How does the internet work?
In this post, I'm going to give you a simple explanation of how the internet works. This is the first in a series of posts that introduce readers to modern web programming.
TLDR: It's just computers talking to each other
When using the internet, one device requests a piece of information that is stored on a computer connected to the internet, and that computer returns it to the requesting device. The modern web is much more complex than that, but at it's simplest level it's just computer A requesting information from computer B.
The requesting device is usually called the client. The computer that serves the request is usually called a server. So if you have to remember one thing about how the web works, just remember this:
Clients request information that is stored on servers. Servers return that information to the clients.
What is a client?
The "client" we're actually talking about is a web browser. The web browser knows how to do several things. Here's some of the things that a web browser can do.
- Build a request for information using a language, or protocol, called HTTP.
- Send that request to servers on the internet by using the operating system to access network resources.
- Parse a response to an HTTP request that sometimes includes a web page.
- Interpret events fired by the operating system that come from devices such as keyboards, touchscreens, and mice.
That's just a bare fraction of what the client does, but it shows that modern web browsers are technical marvels.
What is a server?
The job of the server is slightly different. The server runs a piece of software that listens snd responds to incoming web requests. Such software is called a web server and it includes Apache, Node, and nginx. When it receives a web request, it seeks the resource that corresponds to the requested information to try to fulfill the request.
In the very early days of the web, the resources were just files. So a client might make a request for "/schedule.txt" and the server would see if it had such a file, and return it if it did.
How does the client know where to find the server?
Before the client can make a request to a server, it has to know which server has the information that it is seeking. It does this by using a service called Domain Name System, or just DNS for short.
Before the web browser makes the main web request, it makes an initial request to your internet service provider, or ISP, to ask where to find that information. So let's look at how this might work when you request "google.com".
- The web browser transforms "google.com" into "http://www.google.com". The "http" stands for Hyper Text Transfer Protocol, and that's the format of the request. The "www" is just an old fashioned naming system that stands for "World Wide Web". When someone sets up a "www" subdomain, they're essentially saying that that address should be publicly available on the internet.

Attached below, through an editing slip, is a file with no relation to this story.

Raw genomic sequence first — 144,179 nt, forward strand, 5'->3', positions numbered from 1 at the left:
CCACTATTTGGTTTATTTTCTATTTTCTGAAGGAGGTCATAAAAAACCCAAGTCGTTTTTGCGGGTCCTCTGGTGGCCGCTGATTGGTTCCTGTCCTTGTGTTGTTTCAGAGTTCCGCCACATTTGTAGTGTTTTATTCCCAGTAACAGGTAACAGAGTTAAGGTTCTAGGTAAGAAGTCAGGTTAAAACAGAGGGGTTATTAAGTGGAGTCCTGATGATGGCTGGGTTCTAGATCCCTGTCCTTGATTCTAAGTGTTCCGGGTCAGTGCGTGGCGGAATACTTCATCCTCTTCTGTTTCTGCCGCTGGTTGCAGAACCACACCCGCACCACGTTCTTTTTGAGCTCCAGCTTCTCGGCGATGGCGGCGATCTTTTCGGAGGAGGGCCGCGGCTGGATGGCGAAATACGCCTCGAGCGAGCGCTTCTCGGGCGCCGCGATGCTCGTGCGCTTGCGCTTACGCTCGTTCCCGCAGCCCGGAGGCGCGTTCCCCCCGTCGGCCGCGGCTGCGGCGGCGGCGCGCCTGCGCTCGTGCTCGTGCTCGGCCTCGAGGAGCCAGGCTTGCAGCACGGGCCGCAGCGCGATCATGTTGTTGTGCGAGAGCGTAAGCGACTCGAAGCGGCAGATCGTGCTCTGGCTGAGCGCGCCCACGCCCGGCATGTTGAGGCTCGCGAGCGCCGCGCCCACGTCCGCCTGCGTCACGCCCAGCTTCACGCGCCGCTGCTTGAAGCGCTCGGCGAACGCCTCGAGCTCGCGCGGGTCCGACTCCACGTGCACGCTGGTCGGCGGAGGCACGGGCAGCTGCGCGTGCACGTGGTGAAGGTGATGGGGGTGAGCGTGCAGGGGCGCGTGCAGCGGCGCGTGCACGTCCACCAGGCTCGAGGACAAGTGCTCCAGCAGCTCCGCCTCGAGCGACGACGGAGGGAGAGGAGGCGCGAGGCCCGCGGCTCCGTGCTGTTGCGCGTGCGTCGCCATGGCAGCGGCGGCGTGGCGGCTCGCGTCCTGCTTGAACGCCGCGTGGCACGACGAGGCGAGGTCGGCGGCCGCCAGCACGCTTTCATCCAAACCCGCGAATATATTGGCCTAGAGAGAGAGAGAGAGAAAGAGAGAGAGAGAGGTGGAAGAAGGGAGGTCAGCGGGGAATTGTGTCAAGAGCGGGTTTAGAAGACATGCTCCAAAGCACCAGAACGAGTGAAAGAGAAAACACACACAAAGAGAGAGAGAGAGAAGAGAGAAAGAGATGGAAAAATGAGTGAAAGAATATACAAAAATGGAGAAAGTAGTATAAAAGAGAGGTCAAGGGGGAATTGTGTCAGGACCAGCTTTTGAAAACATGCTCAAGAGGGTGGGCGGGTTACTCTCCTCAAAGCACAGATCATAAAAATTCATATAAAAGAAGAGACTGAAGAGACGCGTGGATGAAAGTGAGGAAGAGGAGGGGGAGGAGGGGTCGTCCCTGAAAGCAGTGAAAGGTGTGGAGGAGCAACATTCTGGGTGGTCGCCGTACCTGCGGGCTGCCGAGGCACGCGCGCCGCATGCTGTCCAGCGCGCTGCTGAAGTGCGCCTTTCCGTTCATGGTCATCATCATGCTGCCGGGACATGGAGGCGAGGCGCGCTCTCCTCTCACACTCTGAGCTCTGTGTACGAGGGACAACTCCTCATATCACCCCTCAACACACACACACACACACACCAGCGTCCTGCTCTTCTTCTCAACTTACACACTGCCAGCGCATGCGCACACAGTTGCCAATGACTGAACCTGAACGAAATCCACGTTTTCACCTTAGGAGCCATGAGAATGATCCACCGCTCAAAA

- The web browser then sends a request to your DNS to learn the address for "http://www.google.com". That request goes to a DNS server, which responds with an IP address, which is essentially like a telephone number for a computer. So the request for the address for "http://www.google.com" might return something like "123.456.78.910".
- The web browser then sends a request to the indicated IP address, "123.456.78.910". Then the server does whatever it needs to do to fulfill the request, more on this later, and returns the requested information to the client.
- The client renders the page returned from the server.
Okay, so this is getting a little bit more complex, but it still follows the same model. The web browser first sends a web request to the DNS, then it sends the web request for the specific piece of information.
What does the server actually do?
There is a lot that I am glossing over in this explanation, because I'm trying to keep it simple. I will write future posts that go into a little more detail about how the client and server work, and show how code comes into play in those processes.
But we can break the action of the web server into several steps.
- It validates the request to ensure that it's a request that it can fulfill.
- It locates the requested resource. If no resource is requested, then it seeks a default, which is usually "index.html".
- It reads the requested resource, checking to see if it needs any additional information.
- It uses attached data sources such as databases or caches to request information needed to render the resource.
- It builds the final response incorporating the requested resource as well as any data requested from data sources.
But how does it actually put all of this together? It's the job of a web programmer to tell the server how to assemble a web page that fulfills the user's request.
I want to restate that because that's why we study the web. We care about how the web works so that we can contribute to making it more useful.
It's the job of web programmers to write instructions for web servers to fulfill web requests.
In this post, I gave a concise overview of how the internet works. Here are the main takeaways.
- When using the internet, a client makes a request for a resource that is stored on a server.
- The server uses web software to build web pages using by filling in information from connected data sources.
- DNS servers tell web browsers where to find the web address they are seeking.